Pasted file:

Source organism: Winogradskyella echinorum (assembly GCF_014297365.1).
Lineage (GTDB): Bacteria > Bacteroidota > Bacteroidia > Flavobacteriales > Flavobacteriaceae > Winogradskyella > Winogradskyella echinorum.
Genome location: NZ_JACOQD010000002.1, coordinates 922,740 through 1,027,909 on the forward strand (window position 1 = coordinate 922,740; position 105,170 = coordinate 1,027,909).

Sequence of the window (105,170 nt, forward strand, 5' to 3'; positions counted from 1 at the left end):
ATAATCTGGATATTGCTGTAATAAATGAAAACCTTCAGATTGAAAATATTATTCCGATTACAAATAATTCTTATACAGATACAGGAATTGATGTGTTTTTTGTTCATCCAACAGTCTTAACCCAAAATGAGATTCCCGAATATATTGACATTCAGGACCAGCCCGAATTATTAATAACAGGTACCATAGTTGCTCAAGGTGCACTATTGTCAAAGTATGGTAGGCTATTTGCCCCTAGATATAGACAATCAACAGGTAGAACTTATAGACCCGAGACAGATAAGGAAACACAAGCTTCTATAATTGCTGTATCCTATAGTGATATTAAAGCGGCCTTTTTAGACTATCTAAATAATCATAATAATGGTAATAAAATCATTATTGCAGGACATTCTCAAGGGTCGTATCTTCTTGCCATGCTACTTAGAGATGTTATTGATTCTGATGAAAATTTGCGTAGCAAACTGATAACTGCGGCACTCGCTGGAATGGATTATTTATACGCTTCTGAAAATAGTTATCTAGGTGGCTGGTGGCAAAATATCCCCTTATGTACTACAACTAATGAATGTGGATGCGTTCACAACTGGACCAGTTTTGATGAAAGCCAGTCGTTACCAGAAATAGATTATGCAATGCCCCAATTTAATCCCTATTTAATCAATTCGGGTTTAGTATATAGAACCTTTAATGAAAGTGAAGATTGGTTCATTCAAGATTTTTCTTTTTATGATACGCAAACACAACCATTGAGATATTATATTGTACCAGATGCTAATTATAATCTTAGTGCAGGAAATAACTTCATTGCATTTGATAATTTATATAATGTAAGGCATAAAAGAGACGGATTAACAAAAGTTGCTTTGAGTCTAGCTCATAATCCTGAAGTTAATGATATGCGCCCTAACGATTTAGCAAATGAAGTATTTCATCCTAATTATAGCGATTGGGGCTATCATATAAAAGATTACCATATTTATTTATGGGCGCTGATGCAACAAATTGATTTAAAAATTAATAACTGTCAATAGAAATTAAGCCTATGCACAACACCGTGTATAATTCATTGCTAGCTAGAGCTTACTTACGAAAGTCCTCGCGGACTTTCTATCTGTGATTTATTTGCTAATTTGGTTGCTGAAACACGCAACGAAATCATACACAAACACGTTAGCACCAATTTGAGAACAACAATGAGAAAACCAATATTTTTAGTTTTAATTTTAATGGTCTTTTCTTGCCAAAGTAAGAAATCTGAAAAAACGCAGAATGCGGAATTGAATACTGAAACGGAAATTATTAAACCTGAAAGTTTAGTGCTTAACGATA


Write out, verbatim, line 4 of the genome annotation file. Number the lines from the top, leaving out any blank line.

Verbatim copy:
Sequence of the window (105,170 nt, forward strand, 5' to 3'; positions counted from 1 at the left end):